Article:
Initializing Disk in Windows

Initializing a Disk in Windows

Initializing a Disk in Windows

Initializing a Disk in Windows

Adding a secondary hard drive is generally considered a basic upgrade procedure, but there are particular details to the process which can still trip up advanced users. One of the lesser known requirements of adding a new hard drive to a Windows machine is the need to initialize the disk.

If a disk is not initialized, it will show up in the system’s BIOS and in the Device Manager, but it will not be present in My Computer. Initialization can be performed through the Disk Management utility, which is easily launched by launching diskmgmt.msc from the Run command.

Initializing a disk in Windows

Once in the Disk Management utility, Windows will generally automatically recognize an uninitialized disk and you’ll be presented with an easy-to-follow wizard. If this does not happen, you can right-click on the uninitialized disk and simply click “Initialize Disk.”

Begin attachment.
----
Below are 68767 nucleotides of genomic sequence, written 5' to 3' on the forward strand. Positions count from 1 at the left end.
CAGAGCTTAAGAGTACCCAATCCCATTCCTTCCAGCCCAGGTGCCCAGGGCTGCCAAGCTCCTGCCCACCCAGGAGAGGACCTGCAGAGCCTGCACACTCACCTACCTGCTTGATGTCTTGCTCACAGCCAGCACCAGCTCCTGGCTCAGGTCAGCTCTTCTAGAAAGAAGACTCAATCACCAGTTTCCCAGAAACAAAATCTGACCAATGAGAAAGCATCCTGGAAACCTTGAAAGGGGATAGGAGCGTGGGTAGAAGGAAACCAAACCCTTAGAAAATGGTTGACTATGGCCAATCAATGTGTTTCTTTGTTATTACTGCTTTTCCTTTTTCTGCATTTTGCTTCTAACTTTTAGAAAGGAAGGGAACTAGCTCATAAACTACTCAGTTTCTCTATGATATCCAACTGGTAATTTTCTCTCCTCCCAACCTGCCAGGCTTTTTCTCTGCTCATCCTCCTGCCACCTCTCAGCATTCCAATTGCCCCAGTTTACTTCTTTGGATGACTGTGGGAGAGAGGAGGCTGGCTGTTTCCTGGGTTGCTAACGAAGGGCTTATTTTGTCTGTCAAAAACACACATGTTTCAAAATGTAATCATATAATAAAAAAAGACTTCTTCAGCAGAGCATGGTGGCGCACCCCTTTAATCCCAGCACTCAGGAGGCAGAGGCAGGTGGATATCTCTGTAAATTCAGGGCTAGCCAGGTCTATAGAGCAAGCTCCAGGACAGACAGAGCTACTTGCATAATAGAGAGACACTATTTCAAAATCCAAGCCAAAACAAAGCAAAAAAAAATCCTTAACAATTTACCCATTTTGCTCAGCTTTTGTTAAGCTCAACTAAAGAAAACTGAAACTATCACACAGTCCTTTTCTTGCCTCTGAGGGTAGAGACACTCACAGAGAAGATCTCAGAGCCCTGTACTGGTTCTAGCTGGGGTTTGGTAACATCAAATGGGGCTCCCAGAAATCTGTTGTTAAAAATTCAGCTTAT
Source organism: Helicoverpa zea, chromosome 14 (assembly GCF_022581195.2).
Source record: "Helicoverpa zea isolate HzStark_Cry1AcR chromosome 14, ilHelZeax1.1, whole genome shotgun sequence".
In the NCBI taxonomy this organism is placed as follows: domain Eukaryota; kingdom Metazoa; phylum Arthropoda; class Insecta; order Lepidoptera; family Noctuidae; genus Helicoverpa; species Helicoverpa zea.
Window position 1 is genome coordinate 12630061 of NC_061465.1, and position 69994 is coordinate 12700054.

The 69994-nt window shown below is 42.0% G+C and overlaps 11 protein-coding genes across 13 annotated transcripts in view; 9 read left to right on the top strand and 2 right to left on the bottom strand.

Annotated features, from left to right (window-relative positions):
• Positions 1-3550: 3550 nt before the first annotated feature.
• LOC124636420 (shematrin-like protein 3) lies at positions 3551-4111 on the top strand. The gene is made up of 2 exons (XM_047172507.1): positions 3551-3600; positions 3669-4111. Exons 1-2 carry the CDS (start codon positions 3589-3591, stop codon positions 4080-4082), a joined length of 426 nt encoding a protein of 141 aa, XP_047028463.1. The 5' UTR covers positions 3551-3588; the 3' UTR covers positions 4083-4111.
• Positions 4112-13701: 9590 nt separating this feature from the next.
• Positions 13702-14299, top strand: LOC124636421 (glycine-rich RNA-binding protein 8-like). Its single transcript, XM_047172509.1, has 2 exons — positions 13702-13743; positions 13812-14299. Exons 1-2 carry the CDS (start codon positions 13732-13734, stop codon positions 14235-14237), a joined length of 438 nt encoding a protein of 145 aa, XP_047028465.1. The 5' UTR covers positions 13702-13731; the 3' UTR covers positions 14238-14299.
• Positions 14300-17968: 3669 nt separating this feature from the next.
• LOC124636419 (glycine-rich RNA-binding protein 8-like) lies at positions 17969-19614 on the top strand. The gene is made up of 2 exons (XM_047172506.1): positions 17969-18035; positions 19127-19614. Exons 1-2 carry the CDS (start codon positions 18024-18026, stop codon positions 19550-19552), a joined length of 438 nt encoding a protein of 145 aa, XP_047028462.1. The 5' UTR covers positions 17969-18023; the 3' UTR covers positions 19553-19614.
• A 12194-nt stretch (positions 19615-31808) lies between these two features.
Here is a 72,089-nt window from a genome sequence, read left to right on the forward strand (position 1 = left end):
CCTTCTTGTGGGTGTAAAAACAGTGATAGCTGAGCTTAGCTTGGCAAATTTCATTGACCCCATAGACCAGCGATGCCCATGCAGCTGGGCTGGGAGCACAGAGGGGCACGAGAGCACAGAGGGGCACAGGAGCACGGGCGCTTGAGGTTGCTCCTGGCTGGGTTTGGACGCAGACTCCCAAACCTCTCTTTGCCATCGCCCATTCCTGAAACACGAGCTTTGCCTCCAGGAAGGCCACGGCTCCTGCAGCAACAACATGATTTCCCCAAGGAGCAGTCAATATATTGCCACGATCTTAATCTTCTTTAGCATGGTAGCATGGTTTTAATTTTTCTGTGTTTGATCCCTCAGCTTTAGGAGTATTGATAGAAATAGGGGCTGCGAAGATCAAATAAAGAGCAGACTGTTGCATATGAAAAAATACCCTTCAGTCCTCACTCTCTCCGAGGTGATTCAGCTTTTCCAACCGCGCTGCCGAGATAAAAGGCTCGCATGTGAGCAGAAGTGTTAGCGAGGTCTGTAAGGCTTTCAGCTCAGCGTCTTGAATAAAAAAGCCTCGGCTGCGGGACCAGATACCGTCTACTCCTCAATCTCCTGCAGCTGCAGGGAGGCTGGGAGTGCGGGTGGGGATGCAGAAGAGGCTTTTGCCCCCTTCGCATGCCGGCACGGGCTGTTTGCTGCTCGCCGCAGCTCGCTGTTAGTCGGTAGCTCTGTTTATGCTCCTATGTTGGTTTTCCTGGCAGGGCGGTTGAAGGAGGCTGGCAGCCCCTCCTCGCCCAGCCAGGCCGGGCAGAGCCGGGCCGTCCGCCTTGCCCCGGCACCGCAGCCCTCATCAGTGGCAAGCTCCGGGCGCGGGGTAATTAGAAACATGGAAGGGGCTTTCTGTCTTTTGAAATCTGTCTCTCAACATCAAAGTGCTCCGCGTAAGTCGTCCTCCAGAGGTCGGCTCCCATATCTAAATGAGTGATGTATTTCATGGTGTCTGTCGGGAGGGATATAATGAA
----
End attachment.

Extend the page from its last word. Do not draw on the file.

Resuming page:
Initializing a disk in Windows

Once the disk is initialized and formatting has completed, it will show up in My Computer and you’ll be able to use it normally.

 

Comments (2)

  1. Yella
    December 1, 2012

    Does this work for all versions of Windows?

  2. Travis Bigelow
    Travis Bigelow
    December 3, 2012

    Yella,

    I know that this works with XP, Vista, and Seven. It probably works with older versions as well, but I haven’t tested it on anything older than XP.

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